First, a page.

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"A Journey with Omar Khayaam"
A Journey with Omar Khayaam is a commentary on Khayaam’s spiritual quatrains. By following Khayyam’s experiences, we witness how the Poet struggles with his intellectual biases and worldly attachments. As he goes through the initial stages of his spiritual training, his perception gradually develops and expands.
Khayaam’s experiences are presented using a number of symbols, such as wine, Saki, rose, tavern, death. But the symbols that Khayaam uses are neither fixed nor static. The same symbol may mean different things, depending on the context in which it is applied.
Khayaam belonged to same school of thoughts as Rumi and Shakespeare. Their writings are based on the same design. Therefore, quotes from Rumi’s and Shakespeare’s writings have been used in A Journey with Omar Khayaam to explain some of Khayaam’s verses.
"Shakespeare’s Elephant in Darkest England"
A fascinating narrative is hidden within Shakespeare’s plays. “Shakespeare’s Elephant in Darkest England” summarizes this narrative. The narrative consists of 37 chapters that are presented in Shakespeare’s 37 plays. This means that all the plays are linked together. They are linked through a subtle signal superimposed on the plays’ plots. Shakespeare refers to this signal as the “music that may not be heard”. In order to discern Shakespeare’s tale, the readers have to recognize and follow this non audible music. Then this “music” will guide them; it will allow them to walk out of the darkness of their ordinary reasoning and intellect. They will be encouraged to move forward and get closer to understanding their ultimate evolutionary purpose.
Spanish translation is available here
"Shakespeare’s Sequel to Rumi's Teaching"
Jalaluddin Rumi and William Shakespeare are considered to be the greatest poets of Persian and English literature, respectively. However, there is much more in common between these two titans of poetry who lived some 350 years and 2,000 miles apart. In his Sonnets, Shakespeare acknowledged that his writings were inspired by Rumi’s poetry. He referred to Rumi as one of “Alien pens” whom he was asked to study. He described Rumi as “He of tall building, and of goodly pride”. Shakespeare admitted that Rumi’s verses were so powerful that they were stopping his thoughts before he was able to formulate them.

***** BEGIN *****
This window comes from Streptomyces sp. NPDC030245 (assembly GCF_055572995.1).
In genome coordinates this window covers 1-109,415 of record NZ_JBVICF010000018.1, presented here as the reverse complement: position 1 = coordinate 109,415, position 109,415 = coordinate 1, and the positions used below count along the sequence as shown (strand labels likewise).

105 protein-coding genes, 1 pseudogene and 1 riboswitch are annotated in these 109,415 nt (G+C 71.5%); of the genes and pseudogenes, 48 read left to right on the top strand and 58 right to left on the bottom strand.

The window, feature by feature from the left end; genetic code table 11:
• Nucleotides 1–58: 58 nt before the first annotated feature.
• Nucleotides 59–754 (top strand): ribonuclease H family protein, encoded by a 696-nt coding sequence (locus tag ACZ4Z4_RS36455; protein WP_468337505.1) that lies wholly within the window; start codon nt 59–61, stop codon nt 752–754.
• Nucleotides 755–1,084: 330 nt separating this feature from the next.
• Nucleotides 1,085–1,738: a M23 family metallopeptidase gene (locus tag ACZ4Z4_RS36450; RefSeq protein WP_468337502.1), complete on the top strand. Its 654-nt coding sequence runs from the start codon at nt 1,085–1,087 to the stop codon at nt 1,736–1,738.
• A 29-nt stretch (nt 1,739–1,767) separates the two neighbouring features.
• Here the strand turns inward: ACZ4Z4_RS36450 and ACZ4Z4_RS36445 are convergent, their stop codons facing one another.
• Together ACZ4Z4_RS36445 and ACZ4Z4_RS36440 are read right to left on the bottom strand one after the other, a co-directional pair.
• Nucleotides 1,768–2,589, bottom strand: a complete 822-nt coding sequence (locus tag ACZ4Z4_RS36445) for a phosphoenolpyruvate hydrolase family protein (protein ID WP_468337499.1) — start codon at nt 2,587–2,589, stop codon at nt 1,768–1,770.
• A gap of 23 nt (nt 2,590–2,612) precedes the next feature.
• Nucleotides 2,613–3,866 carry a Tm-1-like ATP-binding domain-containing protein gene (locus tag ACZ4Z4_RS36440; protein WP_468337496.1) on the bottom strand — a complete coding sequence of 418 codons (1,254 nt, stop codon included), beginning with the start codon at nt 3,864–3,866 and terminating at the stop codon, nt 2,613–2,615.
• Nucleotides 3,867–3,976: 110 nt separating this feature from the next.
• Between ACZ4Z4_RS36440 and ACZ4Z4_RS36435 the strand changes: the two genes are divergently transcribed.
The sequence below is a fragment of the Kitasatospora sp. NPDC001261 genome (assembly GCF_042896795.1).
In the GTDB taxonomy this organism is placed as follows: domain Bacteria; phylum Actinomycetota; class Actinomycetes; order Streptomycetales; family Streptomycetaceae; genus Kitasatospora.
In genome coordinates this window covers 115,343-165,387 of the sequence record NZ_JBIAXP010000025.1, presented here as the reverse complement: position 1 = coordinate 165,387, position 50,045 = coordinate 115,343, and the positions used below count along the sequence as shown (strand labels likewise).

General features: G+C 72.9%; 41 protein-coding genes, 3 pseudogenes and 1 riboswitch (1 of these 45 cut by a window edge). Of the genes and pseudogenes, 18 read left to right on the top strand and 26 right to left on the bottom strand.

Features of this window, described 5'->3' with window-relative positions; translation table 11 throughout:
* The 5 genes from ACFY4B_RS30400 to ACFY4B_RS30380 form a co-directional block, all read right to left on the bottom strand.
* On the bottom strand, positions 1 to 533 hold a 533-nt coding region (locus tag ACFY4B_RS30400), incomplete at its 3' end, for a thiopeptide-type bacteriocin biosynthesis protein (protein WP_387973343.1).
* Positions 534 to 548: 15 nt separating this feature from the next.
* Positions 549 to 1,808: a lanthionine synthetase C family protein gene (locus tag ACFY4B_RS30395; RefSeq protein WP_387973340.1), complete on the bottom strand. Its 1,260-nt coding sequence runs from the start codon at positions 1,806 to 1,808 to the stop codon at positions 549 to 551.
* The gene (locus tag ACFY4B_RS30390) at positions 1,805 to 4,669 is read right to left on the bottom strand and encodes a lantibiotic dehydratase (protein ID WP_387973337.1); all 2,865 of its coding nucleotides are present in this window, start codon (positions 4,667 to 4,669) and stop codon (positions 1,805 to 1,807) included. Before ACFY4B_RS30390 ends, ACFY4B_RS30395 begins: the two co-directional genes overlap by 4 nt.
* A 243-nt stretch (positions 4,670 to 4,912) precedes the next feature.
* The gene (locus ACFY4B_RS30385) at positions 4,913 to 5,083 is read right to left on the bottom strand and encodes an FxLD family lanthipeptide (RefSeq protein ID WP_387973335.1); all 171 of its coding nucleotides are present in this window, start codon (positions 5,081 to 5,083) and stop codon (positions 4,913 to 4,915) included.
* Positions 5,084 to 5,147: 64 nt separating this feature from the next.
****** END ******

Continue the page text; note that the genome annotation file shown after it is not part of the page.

Although Shakespeare was strongly influenced by Rumi’s poetry, it should be emphasized that his writings were not merely some adaptations of Rumi’s illustrations from an Eastern environment into the Western culture. Such understanding would greatly diminish Shakespeare’s role. Shakespeare was charged with the task of projecting these aspects of spiritual technology that were needed at his time in order to keep the evolution of human mind in sync with changes of the cosmic matrix.
Rumi’s and Shakespeare’s writings are primarily instrumental, i.e., they are not meant for enjoyment, emotional stimulation, or display of their skills. The function of their writings was to project specific evolutionary concepts and ideas ahead of their actual realization. In this way the human mind could be prepared for their correct assimilation. In other words, Rumi’s and Shakespeare’s writings were based on the same inner design; they both belonged to the same school that operated in different places and at different times.
Shakespeare’s writings allow us to discern the complexities and intricacies of the evolutionary process that was described by Rumi. In this context one may look at Shakespeare’s writings as a sort of magnifying glass that unveils further dimensions of Rumi’s teaching. By analyzing Shakespeare’s and Rumi’s writings together it is possible to gauge if, and to what extent, humanity made any evolutionary progress between the 13th and the 16th centuries. “Shakespeare’s Sequel to Rumi’s Teaching” is an attempt at answering this question and at defining what sort of evolutionary gains were achieved during that time. The answers may be found by looking at the techniques and methodologies of the spiritual technology introduced in 13th century Asia Minor and how this technology was advanced and used at the end of the 16th century in Western Europe.
Spanish translation is available here
"Shakespeare’s Sonnets or How heavy do I journey on the way"
Our latest book is now available in both Kindle and print editions.